David Bowie has been deluged by abuse from Scottish nationalists after he came out against independence at the Brit awards on Wednesday night.
The rock singer became the most high-profile supporter of those opposed to independence when he sent Kate Moss, the model, to collect a Brit award on his behalf with the message: “Scotland, please stay with us”.
This triggered criticism from supporters of independence, with multiple posts on the Hunky Dory singer’s Facebook page telling him to stay out of Scottish politics.
One message, from a man calling himself John MacKay, read: “For someone who does not live in Scotland, or England, Wales or Ireland to make stupid comments on the Scottish referendum just shows how stupid you are.”
Alex Salmond took the intervention more light-heartedly. Mentioning the bronze medal won by the British women’s curling team at the Winter Olympics, Mr Salmond said it demonstrated “we all can be heroes just for one day”.
But pro-independence campaigners were more heartened by the results of the latest poll, which suggests last week’s interventions by George Osborne and José Manuel Barroso, appear to have dampened support for the union.
A poll by Survation, published on Thursday, showed support for a Yes vote picked up after last week’s speeches by the UK chancellor and the European Commission president. It showed the pro-independence campaign gaining six points to 38 per cent, while pro-union support fell five points to 47 per cent.
The Scottish National party welcomed the poll, saying it showed that Scottish voters had been turned off by the chancellor’s speech ruling out a currency union in the event of independence.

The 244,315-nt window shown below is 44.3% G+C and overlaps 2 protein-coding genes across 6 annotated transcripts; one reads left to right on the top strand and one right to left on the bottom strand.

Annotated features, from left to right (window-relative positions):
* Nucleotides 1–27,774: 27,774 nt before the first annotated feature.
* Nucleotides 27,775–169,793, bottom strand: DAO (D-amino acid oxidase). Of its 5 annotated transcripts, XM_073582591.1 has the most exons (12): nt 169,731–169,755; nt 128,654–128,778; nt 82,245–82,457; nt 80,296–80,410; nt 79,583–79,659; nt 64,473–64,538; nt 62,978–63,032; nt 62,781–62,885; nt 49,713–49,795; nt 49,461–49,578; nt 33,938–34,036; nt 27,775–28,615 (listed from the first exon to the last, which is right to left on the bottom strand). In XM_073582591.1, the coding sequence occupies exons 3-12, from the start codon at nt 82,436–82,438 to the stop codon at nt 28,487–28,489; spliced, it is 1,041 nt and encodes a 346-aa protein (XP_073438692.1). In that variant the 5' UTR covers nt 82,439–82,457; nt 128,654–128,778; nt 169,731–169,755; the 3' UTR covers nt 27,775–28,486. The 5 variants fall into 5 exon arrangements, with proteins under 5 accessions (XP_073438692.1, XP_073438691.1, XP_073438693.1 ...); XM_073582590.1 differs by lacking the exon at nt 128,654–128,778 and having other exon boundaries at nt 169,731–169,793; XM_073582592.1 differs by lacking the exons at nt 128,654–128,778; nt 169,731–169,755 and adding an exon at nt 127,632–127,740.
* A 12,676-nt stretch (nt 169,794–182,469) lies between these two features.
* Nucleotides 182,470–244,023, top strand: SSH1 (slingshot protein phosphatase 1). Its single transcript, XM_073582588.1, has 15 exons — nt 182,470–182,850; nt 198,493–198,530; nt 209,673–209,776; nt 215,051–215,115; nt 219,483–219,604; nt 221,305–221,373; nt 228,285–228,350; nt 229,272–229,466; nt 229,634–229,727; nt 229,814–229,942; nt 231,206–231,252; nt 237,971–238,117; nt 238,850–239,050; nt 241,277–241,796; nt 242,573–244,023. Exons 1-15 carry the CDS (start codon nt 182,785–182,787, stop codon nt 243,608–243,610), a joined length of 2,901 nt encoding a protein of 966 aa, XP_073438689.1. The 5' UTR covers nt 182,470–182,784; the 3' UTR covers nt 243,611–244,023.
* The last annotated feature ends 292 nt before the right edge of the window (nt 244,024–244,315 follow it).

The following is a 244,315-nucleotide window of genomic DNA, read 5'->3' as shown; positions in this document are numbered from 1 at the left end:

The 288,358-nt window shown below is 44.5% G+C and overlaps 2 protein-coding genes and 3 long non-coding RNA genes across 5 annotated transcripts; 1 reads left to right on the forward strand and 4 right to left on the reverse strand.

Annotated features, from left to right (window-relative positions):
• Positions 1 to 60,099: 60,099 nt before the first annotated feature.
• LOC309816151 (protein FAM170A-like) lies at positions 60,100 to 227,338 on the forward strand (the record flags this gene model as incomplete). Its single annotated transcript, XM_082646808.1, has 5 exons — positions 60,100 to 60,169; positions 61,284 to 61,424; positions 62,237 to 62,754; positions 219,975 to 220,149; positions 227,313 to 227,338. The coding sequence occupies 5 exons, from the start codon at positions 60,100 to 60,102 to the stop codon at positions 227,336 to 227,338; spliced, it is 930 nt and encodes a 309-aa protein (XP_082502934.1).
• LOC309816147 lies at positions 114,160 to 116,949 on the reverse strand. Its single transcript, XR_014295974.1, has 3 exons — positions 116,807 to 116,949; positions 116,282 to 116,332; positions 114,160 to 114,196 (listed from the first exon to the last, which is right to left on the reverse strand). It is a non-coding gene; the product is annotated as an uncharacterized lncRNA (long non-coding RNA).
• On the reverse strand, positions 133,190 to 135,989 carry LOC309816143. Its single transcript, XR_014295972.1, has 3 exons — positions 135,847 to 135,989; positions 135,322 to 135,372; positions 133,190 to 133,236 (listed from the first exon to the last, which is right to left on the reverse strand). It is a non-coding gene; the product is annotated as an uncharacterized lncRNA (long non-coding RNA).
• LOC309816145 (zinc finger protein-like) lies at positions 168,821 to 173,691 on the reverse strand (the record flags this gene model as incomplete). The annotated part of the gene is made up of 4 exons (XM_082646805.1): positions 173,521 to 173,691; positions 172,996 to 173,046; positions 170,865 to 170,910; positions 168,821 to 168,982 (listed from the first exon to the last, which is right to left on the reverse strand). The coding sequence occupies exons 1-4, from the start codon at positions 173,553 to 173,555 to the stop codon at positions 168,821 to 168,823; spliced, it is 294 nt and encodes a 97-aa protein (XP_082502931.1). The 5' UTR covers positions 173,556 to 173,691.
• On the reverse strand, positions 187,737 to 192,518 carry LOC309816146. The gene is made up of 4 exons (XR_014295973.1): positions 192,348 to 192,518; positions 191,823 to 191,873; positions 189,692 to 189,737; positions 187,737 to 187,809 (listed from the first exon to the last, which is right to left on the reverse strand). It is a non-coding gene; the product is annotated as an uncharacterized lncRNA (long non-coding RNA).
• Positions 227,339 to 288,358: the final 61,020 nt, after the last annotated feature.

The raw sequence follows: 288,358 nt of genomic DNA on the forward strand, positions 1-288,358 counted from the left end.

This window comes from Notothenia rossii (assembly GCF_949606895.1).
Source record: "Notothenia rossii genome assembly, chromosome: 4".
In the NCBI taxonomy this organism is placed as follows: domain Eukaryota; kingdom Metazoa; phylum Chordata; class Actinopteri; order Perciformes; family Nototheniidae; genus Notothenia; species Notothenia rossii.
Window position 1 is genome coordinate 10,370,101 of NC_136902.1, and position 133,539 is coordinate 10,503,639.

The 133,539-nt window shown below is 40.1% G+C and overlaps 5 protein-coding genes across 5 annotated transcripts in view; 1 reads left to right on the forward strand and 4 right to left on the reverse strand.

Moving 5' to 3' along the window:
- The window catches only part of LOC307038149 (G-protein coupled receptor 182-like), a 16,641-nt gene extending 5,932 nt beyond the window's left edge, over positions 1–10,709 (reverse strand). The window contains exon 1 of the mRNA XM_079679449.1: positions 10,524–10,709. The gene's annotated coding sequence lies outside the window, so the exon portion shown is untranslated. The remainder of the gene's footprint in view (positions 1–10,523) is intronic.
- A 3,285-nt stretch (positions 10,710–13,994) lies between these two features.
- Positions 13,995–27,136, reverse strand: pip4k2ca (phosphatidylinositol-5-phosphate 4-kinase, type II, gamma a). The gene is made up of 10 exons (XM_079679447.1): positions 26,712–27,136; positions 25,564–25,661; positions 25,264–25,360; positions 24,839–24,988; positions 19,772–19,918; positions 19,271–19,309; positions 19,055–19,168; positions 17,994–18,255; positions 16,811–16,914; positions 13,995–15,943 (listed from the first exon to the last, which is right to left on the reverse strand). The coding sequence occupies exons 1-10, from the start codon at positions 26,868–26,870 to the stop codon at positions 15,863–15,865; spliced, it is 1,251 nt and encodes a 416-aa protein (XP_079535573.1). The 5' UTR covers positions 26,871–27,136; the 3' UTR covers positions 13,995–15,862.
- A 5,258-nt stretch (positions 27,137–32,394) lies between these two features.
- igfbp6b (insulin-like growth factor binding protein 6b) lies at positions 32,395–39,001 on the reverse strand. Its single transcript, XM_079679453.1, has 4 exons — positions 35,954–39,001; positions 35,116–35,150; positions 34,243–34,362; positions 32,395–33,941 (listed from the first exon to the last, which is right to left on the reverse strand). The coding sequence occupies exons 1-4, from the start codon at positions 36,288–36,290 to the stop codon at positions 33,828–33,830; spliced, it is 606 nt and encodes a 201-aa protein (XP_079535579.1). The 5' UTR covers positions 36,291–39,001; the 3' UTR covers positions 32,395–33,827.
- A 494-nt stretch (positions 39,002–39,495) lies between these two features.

Excluding undecided voters, the poll showed 55 per cent for a No vote, against 45 per cent for a Yes – a tight enough margin for Alex Salmond, first minister, to be able to argue for holding another referendum in future if he fails to win outright support first time round.
Nicola Sturgeon, deputy first minister, said: “This is an exceptionally encouraging poll for the Yes campaign and SNP. When ‘don’t knows’ are excluded, Yes support is now up to 45 per cent, putting us within five points of success in September.”
She added: “It is clear that there has been a severe backlash to George Osborne’s bluster and threats on the pound – with more than half of the No campaign’s lead wiped out in just three weeks, and far more people more likely to vote Yes on the back of the Westminster establishment’s attempted bullying rather than No.”
The poll is the first to be undertaken since the chancellor’s intervention and that of Mr Barroso, who warned it would be “nearly impossible” for an independent Scotland to remain an EU member.
The Better Together campaign against independence had hoped that the cross-party push to rule out a currency union would undermine the SNP’s claim that little would change if Scots voted Yes in September.
The pro-unionists will take some heart that the pollster’s methodology has changed, which may have increased the nationalists’ support by as many as 5 percentage points.
But even with that change, the figures show a distinctly higher poll rating for the Yes campaign than the average of just over 41 per cent shown in the previous six.
Thursday’s figures suggest that, if anything, Mr Osborne’s move has pushed supporters into the Yes camp, with fewer than half of voters wanting to share the pound in the first place. A majority say they think the chancellor may be bluffing.
Treasury officials say the result was not unexpected, and that the results of Mr Osborne’s speech would be seen over a longer time period.
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